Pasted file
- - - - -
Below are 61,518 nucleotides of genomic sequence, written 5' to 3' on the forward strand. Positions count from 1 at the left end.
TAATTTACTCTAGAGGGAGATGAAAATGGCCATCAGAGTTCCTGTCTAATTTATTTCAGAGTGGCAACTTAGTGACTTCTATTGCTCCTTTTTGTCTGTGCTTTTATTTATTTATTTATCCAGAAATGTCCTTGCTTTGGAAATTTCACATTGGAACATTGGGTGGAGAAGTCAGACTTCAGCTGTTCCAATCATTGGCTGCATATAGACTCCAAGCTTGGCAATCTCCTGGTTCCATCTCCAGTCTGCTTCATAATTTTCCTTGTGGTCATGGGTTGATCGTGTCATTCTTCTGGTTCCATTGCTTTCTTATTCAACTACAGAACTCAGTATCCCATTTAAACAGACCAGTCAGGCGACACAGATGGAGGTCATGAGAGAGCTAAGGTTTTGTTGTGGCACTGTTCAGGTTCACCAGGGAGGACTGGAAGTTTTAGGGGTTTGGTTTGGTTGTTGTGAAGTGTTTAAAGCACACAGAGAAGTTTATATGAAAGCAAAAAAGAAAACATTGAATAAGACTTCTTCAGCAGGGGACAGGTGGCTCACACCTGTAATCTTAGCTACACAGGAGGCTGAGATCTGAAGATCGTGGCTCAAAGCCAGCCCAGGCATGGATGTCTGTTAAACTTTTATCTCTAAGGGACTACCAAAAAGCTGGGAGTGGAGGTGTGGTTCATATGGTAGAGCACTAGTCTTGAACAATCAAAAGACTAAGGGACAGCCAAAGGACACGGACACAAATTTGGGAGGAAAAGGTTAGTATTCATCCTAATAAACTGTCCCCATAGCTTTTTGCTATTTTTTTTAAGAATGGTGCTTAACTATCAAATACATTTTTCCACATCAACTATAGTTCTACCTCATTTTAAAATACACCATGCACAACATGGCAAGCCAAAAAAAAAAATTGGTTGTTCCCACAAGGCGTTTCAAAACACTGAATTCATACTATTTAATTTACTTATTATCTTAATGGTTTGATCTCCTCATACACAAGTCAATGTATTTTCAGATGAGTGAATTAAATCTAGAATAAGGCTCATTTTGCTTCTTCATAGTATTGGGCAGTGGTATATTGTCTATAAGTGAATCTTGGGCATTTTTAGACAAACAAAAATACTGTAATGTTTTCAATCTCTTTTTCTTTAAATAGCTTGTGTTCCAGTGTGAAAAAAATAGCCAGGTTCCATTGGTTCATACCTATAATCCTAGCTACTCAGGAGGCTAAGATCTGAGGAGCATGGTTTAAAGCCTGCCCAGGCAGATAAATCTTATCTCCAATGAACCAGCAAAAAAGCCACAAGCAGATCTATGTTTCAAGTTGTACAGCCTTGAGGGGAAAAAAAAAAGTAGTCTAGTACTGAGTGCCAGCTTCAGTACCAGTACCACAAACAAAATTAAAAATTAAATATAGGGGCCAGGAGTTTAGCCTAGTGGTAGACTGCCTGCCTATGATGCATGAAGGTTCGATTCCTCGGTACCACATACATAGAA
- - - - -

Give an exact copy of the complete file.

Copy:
Below are 61,518 nucleotides of genomic sequence, written 5' to 3' on the forward strand. Positions count from 1 at the left end.
TAATTTACTCTAGAGGGAGATGAAAATGGCCATCAGAGTTCCTGTCTAATTTATTTCAGAGTGGCAACTTAGTGACTTCTATTGCTCCTTTTTGTCTGTGCTTTTATTTATTTATTTATCCAGAAATGTCCTTGCTTTGGAAATTTCACATTGGAACATTGGGTGGAGAAGTCAGACTTCAGCTGTTCCAATCATTGGCTGCATATAGACTCCAAGCTTGGCAATCTCCTGGTTCCATCTCCAGTCTGCTTCATAATTTTCCTTGTGGTCATGGGTTGATCGTGTCATTCTTCTGGTTCCATTGCTTTCTTATTCAACTACAGAACTCAGTATCCCATTTAAACAGACCAGTCAGGCGACACAGATGGAGGTCATGAGAGAGCTAAGGTTTTGTTGTGGCACTGTTCAGGTTCACCAGGGAGGACTGGAAGTTTTAGGGGTTTGGTTTGGTTGTTGTGAAGTGTTTAAAGCACACAGAGAAGTTTATATGAAAGCAAAAAAGAAAACATTGAATAAGACTTCTTCAGCAGGGGACAGGTGGCTCACACCTGTAATCTTAGCTACACAGGAGGCTGAGATCTGAAGATCGTGGCTCAAAGCCAGCCCAGGCATGGATGTCTGTTAAACTTTTATCTCTAAGGGACTACCAAAAAGCTGGGAGTGGAGGTGTGGTTCATATGGTAGAGCACTAGTCTTGAACAATCAAAAGACTAAGGGACAGCCAAAGGACACGGACACAAATTTGGGAGGAAAAGGTTAGTATTCATCCTAATAAACTGTCCCCATAGCTTTTTGCTATTTTTTTTAAGAATGGTGCTTAACTATCAAATACATTTTTCCACATCAACTATAGTTCTACCTCATTTTAAAATACACCATGCACAACATGGCAAGCCAAAAAAAAAAATTGGTTGTTCCCACAAGGCGTTTCAAAACACTGAATTCATACTATTTAATTTACTTATTATCTTAATGGTTTGATCTCCTCATACACAAGTCAATGTATTTTCAGATGAGTGAATTAAATCTAGAATAAGGCTCATTTTGCTTCTTCATAGTATTGGGCAGTGGTATATTGTCTATAAGTGAATCTTGGGCATTTTTAGACAAACAAAAATACTGTAATGTTTTCAATCTCTTTTTCTTTAAATAGCTTGTGTTCCAGTGTGAAAAAAATAGCCAGGTTCCATTGGTTCATACCTATAATCCTAGCTACTCAGGAGGCTAAGATCTGAGGAGCATGGTTTAAAGCCTGCCCAGGCAGATAAATCTTATCTCCAATGAACCAGCAAAAAAGCCACAAGCAGATCTATGTTTCAAGTTGTACAGCCTTGAGGGGAAAAAAAAAAGTAGTCTAGTACTGAGTGCCAGCTTCAGTACCAGTACCACAAACAAAATTAAAAATTAAATATAGGGGCCAGGAGTTTAGCCTAGTGGTAGACTGCCTGCCTATGATGCATGAAGGTTCGATTCCTCGGTACCACATACATAGAA